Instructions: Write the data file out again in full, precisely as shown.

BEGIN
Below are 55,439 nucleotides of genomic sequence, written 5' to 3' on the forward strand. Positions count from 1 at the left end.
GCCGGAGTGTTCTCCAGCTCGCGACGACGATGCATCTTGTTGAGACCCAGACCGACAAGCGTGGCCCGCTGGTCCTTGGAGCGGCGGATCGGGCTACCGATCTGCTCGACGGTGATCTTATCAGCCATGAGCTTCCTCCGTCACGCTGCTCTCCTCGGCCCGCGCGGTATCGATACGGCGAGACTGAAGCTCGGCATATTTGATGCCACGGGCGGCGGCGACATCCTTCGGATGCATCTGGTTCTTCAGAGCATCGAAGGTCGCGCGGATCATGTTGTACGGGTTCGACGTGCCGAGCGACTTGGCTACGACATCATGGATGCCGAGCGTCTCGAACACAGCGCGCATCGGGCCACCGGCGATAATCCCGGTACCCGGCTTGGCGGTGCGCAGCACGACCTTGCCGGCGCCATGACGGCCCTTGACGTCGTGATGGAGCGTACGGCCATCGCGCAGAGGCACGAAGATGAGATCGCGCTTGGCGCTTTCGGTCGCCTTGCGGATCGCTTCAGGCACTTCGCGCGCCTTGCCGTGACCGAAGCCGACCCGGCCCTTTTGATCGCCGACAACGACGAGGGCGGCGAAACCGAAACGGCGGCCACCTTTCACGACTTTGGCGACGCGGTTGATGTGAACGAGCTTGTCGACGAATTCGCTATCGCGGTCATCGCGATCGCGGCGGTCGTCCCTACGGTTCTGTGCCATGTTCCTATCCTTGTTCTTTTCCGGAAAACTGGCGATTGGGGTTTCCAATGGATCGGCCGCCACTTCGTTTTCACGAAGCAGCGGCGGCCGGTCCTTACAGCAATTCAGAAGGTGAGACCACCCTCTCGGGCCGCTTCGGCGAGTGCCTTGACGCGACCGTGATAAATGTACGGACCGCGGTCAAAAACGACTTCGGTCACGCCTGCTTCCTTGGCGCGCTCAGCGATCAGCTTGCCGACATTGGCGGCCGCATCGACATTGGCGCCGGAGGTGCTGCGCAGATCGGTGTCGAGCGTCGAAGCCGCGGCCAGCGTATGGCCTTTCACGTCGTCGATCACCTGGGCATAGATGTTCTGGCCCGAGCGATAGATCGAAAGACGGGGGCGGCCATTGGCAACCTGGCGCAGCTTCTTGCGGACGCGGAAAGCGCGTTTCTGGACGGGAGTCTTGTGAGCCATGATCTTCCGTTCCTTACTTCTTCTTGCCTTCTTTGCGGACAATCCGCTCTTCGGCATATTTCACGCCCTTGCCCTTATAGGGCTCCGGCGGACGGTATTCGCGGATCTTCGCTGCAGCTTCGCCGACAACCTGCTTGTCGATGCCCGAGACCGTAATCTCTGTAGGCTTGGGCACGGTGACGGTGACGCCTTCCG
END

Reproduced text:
Below are 55,439 nucleotides of genomic sequence, written 5' to 3' on the forward strand. Positions count from 1 at the left end.
GCCGGAGTGTTCTCCAGCTCGCGACGACGATGCATCTTGTTGAGACCCAGACCGACAAGCGTGGCCCGCTGGTCCTTGGAGCGGCGGATCGGGCTACCGATCTGCTCGACGGTGATCTTATCAGCCATGAGCTTCCTCCGTCACGCTGCTCTCCTCGGCCCGCGCGGTATCGATACGGCGAGACTGAAGCTCGGCATATTTGATGCCACGGGCGGCGGCGACATCCTTCGGATGCATCTGGTTCTTCAGAGCATCGAAGGTCGCGCGGATCATGTTGTACGGGTTCGACGTGCCGAGCGACTTGGCTACGACATCATGGATGCCGAGCGTCTCGAACACAGCGCGCATCGGGCCACCGGCGATAATCCCGGTACCCGGCTTGGCGGTGCGCAGCACGACCTTGCCGGCGCCATGACGGCCCTTGACGTCGTGATGGAGCGTACGGCCATCGCGCAGAGGCACGAAGATGAGATCGCGCTTGGCGCTTTCGGTCGCCTTGCGGATCGCTTCAGGCACTTCGCGCGCCTTGCCGTGACCGAAGCCGACCCGGCCCTTTTGATCGCCGACAACGACGAGGGCGGCGAAACCGAAACGGCGGCCACCTTTCACGACTTTGGCGACGCGGTTGATGTGAACGAGCTTGTCGACGAATTCGCTATCGCGGTCATCGCGATCGCGGCGGTCGTCCCTACGGTTCTGTGCCATGTTCCTATCCTTGTTCTTTTCCGGAAAACTGGCGATTGGGGTTTCCAATGGATCGGCCGCCACTTCGTTTTCACGAAGCAGCGGCGGCCGGTCCTTACAGCAATTCAGAAGGTGAGACCACCCTCTCGGGCCGCTTCGGCGAGTGCCTTGACGCGACCGTGATAAATGTACGGACCGCGGTCAAAAACGACTTCGGTCACGCCTGCTTCCTTGGCGCGCTCAGCGATCAGCTTGCCGACATTGGCGGCCGCATCGACATTGGCGCCGGAGGTGCTGCGCAGATCGGTGTCGAGCGTCGAAGCCGCGGCCAGCGTATGGCCTTTCACGTCGTCGATCACCTGGGCATAGATGTTCTGGCCCGAGCGATAGATCGAAAGACGGGGGCGGCCATTGGCAACCTGGCGCAGCTTCTTGCGGACGCGGAAAGCGCGTTTCTGGACGGGAGTCTTGTGAGCCATGATCTTCCGTTCCTTACTTCTTCTTGCCTTCTTTGCGGACAATCCGCTCTTCGGCATATTTCACGCCCTTGCCCTTATAGGGCTCCGGCGGACGGTATTCGCGGATCTTCGCTGCAGCTTCGCCGACAACCTGCTTGTCGATGCCCGAGACCGTAATCTCTGTAGGCTTGGGCACGGTGACGGTGACGCCTTCCG